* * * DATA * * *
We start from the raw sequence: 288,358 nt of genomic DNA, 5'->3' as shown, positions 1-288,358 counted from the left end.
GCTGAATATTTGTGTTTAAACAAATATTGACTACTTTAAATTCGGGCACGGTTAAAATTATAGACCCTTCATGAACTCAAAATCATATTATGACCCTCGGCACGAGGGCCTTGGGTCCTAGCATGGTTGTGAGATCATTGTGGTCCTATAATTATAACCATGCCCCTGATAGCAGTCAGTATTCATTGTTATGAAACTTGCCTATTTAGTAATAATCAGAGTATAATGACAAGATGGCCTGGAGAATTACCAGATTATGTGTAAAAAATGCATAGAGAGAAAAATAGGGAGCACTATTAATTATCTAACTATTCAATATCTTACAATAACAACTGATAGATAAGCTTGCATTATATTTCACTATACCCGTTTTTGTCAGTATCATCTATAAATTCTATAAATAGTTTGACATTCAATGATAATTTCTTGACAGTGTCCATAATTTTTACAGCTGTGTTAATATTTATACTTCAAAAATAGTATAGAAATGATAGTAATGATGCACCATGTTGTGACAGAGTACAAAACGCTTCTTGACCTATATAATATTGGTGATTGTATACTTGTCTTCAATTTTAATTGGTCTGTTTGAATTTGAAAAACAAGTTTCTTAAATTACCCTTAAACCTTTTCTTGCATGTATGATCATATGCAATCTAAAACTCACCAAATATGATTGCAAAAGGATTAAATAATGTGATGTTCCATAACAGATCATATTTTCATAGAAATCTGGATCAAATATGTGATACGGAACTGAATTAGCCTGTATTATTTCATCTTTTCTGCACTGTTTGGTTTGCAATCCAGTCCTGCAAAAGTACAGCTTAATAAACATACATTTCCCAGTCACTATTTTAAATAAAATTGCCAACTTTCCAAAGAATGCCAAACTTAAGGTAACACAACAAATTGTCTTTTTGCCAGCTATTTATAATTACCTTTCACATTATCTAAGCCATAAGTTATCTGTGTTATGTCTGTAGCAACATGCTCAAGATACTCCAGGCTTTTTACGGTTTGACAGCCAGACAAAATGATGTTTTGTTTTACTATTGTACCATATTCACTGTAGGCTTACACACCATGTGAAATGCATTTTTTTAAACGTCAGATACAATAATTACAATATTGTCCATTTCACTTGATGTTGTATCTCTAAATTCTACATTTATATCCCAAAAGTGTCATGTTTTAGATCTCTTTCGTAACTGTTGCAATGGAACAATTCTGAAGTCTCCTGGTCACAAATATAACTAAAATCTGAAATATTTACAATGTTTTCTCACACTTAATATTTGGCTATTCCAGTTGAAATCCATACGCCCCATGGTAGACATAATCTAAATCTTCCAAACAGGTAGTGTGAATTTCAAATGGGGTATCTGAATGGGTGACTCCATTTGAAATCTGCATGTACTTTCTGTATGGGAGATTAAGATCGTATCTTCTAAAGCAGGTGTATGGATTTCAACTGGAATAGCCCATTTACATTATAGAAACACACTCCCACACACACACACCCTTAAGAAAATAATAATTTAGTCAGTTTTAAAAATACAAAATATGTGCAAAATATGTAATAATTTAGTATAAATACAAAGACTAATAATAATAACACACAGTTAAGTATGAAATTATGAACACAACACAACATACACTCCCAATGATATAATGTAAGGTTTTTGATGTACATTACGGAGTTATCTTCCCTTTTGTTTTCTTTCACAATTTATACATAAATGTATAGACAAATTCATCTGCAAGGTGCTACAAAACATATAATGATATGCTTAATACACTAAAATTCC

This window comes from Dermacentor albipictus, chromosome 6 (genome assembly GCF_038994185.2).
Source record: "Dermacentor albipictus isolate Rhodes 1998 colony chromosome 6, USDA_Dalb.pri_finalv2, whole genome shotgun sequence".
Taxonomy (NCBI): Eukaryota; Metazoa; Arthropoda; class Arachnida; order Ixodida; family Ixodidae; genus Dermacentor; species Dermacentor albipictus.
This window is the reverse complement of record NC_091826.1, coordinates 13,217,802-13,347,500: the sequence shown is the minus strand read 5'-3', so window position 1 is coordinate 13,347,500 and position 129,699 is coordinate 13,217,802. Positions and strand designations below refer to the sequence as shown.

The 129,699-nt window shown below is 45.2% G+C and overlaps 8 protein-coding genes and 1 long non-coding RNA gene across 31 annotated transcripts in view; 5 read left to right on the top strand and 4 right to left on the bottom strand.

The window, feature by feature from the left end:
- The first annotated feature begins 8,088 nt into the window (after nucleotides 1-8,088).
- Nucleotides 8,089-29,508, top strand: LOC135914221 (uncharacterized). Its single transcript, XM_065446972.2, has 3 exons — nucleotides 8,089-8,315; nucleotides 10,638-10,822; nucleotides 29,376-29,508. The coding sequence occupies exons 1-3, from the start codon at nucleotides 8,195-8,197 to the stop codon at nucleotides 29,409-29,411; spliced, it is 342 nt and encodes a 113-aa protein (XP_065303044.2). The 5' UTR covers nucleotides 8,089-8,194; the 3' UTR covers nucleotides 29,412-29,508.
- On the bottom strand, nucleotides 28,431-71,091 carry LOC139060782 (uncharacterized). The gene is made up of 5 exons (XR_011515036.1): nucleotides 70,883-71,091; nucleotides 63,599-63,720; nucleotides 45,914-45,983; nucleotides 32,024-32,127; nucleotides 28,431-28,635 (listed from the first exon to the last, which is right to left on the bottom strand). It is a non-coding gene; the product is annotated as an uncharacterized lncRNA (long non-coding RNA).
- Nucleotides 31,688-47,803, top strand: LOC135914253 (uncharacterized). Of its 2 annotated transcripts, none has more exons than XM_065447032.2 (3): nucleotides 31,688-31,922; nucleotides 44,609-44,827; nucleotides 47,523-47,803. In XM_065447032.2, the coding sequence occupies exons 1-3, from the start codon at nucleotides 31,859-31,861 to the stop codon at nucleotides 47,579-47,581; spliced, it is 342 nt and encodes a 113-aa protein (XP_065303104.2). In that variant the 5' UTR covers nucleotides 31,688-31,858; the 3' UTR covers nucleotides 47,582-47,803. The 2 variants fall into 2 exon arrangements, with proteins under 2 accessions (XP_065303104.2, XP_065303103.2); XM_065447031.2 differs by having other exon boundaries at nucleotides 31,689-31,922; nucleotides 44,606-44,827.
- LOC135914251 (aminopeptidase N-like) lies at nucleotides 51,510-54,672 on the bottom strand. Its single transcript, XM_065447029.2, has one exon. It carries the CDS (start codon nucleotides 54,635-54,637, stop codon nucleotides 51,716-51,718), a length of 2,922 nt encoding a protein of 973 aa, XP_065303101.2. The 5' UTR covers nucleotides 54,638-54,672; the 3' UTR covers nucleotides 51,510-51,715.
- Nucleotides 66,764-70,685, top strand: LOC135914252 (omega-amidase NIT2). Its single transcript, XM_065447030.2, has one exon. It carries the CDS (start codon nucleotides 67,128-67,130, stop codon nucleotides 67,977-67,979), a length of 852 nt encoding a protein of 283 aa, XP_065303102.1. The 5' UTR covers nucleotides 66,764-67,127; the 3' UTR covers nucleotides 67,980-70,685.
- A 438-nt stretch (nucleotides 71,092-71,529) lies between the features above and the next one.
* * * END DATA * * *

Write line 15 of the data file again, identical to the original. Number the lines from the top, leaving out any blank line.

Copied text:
- A 438-nt stretch (nucleotides 71,092-71,529) lies between the features above and the next one.